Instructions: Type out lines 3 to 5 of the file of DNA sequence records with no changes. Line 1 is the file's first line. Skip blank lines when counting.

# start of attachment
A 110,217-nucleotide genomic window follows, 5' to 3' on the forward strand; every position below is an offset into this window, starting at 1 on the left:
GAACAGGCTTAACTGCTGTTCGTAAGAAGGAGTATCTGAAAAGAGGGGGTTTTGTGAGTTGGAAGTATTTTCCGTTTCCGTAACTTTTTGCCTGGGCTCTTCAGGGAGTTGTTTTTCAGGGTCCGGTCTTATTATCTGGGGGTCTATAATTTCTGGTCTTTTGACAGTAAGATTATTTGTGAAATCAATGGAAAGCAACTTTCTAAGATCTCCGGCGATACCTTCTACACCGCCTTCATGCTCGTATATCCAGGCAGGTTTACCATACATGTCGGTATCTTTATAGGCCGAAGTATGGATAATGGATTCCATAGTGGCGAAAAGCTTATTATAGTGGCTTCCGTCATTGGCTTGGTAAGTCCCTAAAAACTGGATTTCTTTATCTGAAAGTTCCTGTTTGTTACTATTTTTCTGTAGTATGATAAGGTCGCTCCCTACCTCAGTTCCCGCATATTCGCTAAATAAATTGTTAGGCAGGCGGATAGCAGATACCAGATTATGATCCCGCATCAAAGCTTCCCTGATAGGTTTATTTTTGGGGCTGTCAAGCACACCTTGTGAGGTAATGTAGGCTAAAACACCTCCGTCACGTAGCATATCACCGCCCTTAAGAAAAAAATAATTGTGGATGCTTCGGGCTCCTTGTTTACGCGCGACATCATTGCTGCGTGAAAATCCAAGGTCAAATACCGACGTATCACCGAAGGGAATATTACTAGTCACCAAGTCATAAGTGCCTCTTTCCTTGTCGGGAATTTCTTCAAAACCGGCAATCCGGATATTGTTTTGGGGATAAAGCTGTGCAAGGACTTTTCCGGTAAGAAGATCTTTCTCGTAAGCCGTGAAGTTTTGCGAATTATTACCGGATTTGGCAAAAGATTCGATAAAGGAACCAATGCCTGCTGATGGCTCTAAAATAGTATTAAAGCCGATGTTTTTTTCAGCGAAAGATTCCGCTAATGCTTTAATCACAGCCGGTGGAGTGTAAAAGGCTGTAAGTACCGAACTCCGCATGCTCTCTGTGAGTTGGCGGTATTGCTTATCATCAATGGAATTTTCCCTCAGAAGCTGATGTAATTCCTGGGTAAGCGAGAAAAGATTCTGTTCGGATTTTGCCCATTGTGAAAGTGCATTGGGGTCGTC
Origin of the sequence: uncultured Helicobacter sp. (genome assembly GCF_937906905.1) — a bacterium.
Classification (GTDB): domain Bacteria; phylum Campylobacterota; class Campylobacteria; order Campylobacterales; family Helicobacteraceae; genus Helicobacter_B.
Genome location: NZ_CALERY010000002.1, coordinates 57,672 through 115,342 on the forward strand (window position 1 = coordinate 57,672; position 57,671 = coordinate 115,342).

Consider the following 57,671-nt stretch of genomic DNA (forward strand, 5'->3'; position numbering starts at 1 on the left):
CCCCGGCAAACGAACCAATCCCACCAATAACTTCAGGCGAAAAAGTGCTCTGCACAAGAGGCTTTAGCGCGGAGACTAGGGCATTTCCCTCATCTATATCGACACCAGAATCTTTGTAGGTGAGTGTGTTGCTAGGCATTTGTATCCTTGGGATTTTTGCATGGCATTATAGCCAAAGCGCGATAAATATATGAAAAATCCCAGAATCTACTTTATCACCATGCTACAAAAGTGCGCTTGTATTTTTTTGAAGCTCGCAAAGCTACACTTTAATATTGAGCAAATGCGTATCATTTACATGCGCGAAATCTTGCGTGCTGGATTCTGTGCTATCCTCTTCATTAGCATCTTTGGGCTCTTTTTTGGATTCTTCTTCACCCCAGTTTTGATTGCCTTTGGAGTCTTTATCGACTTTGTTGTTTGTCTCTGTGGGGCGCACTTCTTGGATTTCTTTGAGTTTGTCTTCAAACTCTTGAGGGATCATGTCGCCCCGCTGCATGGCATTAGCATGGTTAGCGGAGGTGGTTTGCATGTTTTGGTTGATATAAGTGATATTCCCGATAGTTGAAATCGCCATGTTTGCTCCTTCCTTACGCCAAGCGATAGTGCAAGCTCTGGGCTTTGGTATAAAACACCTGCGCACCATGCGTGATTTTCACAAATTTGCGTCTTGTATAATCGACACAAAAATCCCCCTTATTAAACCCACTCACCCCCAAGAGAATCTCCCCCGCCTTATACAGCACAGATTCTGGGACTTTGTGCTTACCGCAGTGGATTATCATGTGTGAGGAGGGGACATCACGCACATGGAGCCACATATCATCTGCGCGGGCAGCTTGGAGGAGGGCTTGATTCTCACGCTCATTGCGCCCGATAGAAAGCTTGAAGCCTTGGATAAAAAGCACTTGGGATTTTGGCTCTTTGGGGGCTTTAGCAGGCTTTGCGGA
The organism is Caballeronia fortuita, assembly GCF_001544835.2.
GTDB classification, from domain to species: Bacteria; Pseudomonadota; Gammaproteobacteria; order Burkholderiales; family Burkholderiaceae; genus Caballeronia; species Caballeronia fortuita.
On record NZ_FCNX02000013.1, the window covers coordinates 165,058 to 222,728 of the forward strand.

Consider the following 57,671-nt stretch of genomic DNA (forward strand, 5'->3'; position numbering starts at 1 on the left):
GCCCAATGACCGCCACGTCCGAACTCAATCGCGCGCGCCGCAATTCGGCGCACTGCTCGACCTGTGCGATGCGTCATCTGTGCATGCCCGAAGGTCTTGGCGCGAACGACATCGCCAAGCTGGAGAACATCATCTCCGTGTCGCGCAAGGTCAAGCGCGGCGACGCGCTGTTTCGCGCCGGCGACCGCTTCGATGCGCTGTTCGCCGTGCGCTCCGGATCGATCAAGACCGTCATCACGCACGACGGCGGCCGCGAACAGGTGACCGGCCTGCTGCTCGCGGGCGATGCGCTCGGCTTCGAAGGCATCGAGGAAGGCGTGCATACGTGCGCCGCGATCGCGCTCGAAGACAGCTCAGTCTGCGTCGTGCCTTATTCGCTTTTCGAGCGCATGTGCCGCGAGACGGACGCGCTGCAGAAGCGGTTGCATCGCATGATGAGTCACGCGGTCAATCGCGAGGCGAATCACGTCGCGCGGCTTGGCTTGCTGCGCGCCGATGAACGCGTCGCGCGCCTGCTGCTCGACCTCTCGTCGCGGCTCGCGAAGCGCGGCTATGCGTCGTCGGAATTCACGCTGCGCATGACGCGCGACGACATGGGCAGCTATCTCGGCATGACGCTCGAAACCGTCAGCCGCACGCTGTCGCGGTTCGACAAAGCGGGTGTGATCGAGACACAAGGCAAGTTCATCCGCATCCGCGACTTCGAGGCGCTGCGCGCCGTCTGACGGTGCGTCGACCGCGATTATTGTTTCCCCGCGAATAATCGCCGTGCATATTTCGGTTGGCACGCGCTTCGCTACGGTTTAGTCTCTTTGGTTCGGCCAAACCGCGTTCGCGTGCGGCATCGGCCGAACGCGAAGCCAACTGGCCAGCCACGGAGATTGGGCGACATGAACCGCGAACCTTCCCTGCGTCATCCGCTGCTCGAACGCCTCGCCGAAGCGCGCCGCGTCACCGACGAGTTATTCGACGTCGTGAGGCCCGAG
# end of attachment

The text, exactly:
Origin of the sequence: uncultured Helicobacter sp. (genome assembly GCF_937906905.1) — a bacterium.
Classification (GTDB): domain Bacteria; phylum Campylobacterota; class Campylobacteria; order Campylobacterales; family Helicobacteraceae; genus Helicobacter_B.
Genome location: NZ_CALERY010000002.1, coordinates 57,672 through 115,342 on the forward strand (window position 1 = coordinate 57,672; position 57,671 = coordinate 115,342).